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The Cruel Sea (Classics of War) Paperback – Mar 2000


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Product details

  • Paperback: 520 pages
  • Publisher: Burford Books (Mar 2000)
  • Language: English
  • ISBN-10: 1580800467
  • ISBN-13: 978-1580800464
  • Product Dimensions: 14.2 x 3.1 x 21.2 cm
  • Average Customer Review: 4.7 out of 5 stars  See all reviews (98 customer reviews)
  • Amazon Bestsellers Rank: 6,920,935 in Books (See Top 100 in Books)

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Review

'Magnificent ... the classic record of this heroic struggle' Observer 'One of the best novels that has yet been written about sailors at war' Spectator --This text refers to an alternate Paperback edition.

About the Author

After the war, Monsarrat's career as diplomat and novelist took every twist and turn in the book. He died of cancer in 1979 and was buried at sea from a destroyer, off Portsmouth. --This text refers to an out of print or unavailable edition of this title.

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4.7 out of 5 stars
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Most Helpful Customer Reviews

9 of 9 people found the following review helpful By Mike on 8 July 2008
Format: Paperback
Simply superb, you will not read a better book about leadership, sacrifice and courage than this book. A wonderfully written book that brings home the realities of the longest battle in the second world war, the Battle for the Atlantic.

As a measure of how well regarded this book is by the Royal Navy, for those young RN officers undergoing training at Britannia Royal Naval College this book is given as a prize presented to the Cadet with the best performance in leadership.
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4 of 4 people found the following review helpful By Jerz Jurkiewicz on 11 Sep 2009
Format: Paperback
Seldom have I read a book that is able to emulate the emotion and reality of the war at sea. There is something different and special with the way that Monserat has portrayed the life of "Compass Rose" a convoy escort, and the people involved. The ship is eventually sunk and some of the survivors go to a new ship and the story follows a number of the crew.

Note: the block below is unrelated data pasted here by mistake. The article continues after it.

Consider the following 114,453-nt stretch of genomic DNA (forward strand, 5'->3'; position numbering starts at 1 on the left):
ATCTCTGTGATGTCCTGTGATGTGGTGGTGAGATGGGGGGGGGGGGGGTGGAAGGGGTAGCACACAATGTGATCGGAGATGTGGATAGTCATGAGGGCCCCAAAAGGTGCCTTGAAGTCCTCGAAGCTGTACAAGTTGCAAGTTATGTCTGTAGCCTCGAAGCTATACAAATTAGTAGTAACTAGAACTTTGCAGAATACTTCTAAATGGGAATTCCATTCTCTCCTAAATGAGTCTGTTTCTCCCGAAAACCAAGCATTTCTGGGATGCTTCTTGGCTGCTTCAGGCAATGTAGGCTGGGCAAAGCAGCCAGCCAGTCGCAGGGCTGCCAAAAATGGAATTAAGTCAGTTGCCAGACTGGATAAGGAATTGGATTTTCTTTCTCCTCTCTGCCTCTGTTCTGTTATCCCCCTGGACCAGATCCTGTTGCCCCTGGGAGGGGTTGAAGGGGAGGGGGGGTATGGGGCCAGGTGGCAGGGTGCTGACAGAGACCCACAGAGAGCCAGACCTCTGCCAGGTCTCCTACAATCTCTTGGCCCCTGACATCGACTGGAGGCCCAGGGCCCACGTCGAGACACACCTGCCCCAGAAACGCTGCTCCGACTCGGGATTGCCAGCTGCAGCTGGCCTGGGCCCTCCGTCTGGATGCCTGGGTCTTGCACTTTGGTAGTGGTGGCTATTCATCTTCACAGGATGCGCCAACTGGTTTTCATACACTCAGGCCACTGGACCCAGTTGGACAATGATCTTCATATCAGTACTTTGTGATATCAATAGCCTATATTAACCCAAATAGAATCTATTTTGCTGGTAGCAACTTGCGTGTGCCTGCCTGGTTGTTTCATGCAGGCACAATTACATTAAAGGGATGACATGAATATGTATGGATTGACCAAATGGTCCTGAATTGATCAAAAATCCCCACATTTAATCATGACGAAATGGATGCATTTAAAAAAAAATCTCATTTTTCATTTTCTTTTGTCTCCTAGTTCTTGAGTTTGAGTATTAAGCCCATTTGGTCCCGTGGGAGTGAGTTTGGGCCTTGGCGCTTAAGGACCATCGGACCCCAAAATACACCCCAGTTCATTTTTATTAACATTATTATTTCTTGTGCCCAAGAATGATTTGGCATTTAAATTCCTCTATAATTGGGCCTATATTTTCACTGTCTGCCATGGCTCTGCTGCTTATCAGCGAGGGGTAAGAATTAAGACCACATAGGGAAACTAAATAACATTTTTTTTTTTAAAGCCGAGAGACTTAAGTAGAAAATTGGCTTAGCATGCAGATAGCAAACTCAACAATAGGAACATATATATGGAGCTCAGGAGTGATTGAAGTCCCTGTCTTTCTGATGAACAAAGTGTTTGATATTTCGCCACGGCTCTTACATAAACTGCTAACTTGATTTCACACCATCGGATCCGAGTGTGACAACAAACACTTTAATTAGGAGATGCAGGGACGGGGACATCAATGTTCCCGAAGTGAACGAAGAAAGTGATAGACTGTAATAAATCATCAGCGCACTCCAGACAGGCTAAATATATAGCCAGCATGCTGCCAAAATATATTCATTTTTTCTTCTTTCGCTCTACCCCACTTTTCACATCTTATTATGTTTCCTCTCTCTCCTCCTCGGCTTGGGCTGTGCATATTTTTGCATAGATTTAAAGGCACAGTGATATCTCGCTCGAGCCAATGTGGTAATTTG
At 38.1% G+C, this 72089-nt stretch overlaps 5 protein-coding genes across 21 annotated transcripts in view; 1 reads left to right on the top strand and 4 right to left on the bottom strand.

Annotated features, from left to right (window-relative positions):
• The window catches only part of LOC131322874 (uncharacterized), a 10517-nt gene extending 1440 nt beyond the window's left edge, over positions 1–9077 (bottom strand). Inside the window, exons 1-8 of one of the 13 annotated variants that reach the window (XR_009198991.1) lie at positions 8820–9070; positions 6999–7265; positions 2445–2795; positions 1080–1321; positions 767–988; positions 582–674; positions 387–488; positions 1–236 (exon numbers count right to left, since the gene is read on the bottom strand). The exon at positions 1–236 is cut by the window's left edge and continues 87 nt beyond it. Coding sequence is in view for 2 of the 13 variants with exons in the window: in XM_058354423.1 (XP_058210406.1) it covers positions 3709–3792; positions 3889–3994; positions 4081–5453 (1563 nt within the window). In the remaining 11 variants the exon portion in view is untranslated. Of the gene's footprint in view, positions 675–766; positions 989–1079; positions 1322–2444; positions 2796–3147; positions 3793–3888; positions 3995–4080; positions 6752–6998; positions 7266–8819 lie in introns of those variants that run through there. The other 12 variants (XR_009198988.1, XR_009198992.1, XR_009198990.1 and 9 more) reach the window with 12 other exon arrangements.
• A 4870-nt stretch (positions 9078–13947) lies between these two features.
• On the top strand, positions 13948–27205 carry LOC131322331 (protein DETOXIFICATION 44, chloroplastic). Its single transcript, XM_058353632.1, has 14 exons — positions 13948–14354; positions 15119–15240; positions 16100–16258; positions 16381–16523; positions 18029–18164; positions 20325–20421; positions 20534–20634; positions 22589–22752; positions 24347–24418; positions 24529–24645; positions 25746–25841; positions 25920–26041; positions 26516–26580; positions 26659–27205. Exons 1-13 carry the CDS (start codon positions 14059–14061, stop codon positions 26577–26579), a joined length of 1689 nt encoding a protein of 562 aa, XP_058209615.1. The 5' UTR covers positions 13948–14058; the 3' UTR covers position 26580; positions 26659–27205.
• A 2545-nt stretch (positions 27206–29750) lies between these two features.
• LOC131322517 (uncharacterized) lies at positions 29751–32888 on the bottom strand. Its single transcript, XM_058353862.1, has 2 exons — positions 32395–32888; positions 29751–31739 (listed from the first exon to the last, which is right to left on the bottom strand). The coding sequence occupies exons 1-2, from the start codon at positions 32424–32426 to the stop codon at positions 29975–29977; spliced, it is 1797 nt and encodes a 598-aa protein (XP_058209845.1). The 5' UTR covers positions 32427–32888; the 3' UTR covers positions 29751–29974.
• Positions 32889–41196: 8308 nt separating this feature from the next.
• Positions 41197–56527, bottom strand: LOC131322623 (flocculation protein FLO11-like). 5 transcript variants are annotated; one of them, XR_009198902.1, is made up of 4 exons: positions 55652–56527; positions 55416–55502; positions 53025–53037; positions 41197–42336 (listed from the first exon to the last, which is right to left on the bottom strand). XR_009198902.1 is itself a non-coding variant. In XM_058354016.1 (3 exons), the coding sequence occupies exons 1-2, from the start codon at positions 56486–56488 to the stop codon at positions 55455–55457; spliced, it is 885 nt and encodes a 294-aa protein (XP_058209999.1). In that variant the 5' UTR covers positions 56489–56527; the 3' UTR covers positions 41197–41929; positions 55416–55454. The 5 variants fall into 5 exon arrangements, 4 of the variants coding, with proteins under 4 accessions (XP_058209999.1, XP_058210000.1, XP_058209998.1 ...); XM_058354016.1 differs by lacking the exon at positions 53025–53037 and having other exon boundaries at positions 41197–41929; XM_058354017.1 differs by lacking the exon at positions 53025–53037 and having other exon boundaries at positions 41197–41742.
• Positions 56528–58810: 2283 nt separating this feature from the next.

I have read a number of books on the stories of the convoys in the second world war but it is this fictional book that really makes me understand the misery and relief of surviving the convoys. It is difficult to explain this in a review and I would recommend anyone to read the book alongside any of the factual books and you will see what I mean.

Incidently, the BBC audio dramatisation (Donald Sinden, Phillip Madoc, Helen Baxendale and others)is also excellent.
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21 of 23 people found the following review helpful By S. Diment VINE VOICE on 24 Sep 2002
Format: Paperback
The Cruel Sea is the story of the crew of a newly commissioned corvette, acting as an escort to merchant convoys during World War II. The crew is initially mostly inexperienced, from non-naval backgrounds. The plot focuses on their differing reactions to some of the horrifying experiences they have as the German U-boats attack their convoys with increasing success. Some will survive the war, and some won't - but all of them will be changed by their experiences.
Monsarrat served in corvettes himself during the war, and perhaps this is what gives the book an air of harsh reality. Although it is a fictionalised account, I found myself checking this part way through, because the story felt so real. Well worth reading - and if you enjoy this type of book, you may also enjoy H.M.S Ulysses, by Alistair MacLean.
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4 of 4 people found the following review helpful By Eileen Shaw TOP 1000 REVIEWER on 14 Dec 2011